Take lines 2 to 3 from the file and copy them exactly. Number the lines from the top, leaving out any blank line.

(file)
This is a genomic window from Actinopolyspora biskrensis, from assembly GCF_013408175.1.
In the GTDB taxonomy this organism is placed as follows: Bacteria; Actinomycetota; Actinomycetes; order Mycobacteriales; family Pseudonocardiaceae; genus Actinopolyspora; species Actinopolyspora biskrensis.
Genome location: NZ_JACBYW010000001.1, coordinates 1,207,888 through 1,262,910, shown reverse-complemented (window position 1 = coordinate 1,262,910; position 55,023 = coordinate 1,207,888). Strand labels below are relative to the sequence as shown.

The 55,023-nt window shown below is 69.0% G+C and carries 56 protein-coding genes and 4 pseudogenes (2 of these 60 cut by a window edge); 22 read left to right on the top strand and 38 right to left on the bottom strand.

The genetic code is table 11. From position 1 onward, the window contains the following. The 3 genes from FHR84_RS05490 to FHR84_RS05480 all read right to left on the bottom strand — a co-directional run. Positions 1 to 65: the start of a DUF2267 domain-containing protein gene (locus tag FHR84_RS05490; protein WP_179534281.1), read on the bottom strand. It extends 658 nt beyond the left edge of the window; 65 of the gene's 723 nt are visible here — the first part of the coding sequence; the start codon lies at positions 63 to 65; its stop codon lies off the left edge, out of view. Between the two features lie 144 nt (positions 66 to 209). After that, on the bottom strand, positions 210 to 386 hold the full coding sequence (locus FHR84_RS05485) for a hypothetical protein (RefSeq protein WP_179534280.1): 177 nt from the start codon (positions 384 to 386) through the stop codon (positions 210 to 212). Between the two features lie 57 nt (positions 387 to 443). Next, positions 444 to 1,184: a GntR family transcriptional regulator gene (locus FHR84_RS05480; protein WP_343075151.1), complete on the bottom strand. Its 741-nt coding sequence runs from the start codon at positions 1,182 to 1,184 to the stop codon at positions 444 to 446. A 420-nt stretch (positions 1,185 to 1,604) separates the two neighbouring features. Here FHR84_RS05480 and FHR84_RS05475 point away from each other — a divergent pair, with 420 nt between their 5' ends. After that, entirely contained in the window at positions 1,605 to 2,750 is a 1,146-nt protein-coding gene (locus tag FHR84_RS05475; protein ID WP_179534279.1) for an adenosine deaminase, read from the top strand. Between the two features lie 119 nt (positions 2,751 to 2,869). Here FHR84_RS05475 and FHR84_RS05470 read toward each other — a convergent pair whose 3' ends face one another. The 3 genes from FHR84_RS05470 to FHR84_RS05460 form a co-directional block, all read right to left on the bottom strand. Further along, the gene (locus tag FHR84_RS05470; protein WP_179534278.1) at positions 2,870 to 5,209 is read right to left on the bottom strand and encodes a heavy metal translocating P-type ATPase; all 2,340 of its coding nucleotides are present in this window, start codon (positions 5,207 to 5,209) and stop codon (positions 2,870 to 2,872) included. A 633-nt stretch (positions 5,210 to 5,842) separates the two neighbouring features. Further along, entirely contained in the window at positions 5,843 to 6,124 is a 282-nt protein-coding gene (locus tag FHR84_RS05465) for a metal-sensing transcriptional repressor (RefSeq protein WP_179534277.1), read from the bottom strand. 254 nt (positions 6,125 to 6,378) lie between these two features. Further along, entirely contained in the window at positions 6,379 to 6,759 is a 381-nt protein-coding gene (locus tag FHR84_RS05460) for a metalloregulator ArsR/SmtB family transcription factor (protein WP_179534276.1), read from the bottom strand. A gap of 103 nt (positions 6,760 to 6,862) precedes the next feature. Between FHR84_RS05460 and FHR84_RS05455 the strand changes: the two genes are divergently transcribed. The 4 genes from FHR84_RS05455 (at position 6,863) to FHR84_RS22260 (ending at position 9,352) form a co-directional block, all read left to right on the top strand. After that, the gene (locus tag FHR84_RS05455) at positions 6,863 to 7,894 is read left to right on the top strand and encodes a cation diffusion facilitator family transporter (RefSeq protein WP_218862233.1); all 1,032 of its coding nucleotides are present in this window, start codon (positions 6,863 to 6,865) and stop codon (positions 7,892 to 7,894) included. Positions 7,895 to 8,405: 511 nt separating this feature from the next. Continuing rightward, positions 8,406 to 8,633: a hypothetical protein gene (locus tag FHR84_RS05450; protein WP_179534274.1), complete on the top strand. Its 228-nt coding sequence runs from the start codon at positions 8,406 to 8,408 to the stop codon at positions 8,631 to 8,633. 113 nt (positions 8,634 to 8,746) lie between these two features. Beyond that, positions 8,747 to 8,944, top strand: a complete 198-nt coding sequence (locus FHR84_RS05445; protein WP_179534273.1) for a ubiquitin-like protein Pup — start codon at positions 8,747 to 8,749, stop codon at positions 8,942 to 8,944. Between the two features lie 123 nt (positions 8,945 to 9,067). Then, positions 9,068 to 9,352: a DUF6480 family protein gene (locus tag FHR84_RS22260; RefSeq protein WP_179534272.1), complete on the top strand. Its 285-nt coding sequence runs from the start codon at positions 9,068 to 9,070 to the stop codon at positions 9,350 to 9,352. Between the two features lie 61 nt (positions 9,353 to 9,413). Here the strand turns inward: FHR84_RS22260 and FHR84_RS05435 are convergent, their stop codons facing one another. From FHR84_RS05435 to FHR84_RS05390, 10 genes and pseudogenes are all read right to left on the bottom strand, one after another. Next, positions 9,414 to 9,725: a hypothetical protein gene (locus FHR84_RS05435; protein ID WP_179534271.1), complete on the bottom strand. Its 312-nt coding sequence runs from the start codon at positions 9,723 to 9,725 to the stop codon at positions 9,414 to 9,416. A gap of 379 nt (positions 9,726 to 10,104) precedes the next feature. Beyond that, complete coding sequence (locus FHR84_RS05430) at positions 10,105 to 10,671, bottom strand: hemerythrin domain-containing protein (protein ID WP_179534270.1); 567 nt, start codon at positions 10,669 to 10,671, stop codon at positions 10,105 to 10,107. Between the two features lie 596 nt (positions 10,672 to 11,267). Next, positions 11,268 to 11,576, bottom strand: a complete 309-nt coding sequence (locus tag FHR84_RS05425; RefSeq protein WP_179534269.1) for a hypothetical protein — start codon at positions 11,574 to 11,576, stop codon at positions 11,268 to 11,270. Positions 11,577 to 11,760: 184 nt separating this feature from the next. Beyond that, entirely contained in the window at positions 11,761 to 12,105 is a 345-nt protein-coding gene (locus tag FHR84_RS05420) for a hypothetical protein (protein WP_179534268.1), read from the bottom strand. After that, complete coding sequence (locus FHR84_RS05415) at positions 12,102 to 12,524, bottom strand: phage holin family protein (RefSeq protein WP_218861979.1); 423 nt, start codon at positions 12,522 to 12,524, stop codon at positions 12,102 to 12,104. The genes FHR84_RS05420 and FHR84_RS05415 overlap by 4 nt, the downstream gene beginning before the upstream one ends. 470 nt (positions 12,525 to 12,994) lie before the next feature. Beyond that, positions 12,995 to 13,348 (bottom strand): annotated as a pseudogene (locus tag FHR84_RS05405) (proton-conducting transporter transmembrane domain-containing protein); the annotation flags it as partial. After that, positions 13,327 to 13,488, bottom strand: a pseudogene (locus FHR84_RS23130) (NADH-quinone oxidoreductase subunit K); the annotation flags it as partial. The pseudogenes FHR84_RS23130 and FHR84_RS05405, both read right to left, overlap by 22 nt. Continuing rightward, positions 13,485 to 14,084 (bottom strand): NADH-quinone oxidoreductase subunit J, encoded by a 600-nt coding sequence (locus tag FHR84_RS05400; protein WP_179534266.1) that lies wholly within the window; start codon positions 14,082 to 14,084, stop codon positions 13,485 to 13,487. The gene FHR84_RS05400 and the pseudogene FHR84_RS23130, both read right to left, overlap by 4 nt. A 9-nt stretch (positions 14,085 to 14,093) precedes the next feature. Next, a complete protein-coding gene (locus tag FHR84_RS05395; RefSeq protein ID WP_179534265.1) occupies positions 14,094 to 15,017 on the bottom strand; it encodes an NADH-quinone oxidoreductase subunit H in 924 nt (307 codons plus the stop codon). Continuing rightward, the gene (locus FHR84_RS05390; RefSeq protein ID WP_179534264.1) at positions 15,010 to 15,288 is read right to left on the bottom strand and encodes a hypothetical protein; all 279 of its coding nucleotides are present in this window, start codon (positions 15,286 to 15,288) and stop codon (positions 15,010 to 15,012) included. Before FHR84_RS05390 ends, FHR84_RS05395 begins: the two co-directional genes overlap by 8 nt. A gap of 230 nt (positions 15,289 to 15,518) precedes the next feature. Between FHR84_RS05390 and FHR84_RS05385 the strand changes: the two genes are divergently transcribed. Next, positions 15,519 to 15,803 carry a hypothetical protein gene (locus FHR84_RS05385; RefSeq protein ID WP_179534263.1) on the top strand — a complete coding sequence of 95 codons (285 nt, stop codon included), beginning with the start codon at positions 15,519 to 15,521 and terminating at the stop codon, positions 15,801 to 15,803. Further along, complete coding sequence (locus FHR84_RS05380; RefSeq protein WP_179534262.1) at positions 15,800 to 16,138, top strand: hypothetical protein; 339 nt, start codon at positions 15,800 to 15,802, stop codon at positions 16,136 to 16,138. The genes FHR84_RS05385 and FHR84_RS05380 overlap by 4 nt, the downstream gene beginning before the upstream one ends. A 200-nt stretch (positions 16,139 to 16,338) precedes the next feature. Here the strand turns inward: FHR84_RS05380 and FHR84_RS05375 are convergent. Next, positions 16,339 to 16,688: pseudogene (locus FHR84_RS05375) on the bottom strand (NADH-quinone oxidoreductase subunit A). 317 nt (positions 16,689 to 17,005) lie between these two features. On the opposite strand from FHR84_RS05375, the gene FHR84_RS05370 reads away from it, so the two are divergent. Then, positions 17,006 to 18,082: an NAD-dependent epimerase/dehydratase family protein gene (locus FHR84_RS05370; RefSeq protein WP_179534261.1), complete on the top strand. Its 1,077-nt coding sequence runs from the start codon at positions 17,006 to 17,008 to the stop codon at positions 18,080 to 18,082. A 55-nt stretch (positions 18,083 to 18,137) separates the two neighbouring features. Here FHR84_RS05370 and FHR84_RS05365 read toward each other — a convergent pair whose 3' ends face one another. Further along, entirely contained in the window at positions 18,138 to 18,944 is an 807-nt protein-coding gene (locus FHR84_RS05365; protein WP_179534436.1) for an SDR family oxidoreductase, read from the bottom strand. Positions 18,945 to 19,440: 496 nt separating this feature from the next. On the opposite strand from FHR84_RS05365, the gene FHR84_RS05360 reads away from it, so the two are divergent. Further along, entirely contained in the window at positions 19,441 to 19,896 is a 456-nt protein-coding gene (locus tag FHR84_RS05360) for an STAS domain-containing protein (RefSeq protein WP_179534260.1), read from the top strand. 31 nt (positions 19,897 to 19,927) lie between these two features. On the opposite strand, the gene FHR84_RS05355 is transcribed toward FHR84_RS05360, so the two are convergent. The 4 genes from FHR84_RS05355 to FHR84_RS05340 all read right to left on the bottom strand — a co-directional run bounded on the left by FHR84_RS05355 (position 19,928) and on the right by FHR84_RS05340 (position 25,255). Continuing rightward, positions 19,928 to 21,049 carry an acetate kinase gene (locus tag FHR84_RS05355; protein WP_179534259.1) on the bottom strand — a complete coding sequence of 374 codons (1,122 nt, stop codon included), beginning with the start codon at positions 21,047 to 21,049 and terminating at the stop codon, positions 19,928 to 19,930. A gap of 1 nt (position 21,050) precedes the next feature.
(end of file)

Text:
In the GTDB taxonomy this organism is placed as follows: Bacteria; Actinomycetota; Actinomycetes; order Mycobacteriales; family Pseudonocardiaceae; genus Actinopolyspora; species Actinopolyspora biskrensis.
Genome location: NZ_JACBYW010000001.1, coordinates 1,207,888 through 1,262,910, shown reverse-complemented (window position 1 = coordinate 1,262,910; position 55,023 = coordinate 1,207,888). Strand labels below are relative to the sequence as shown.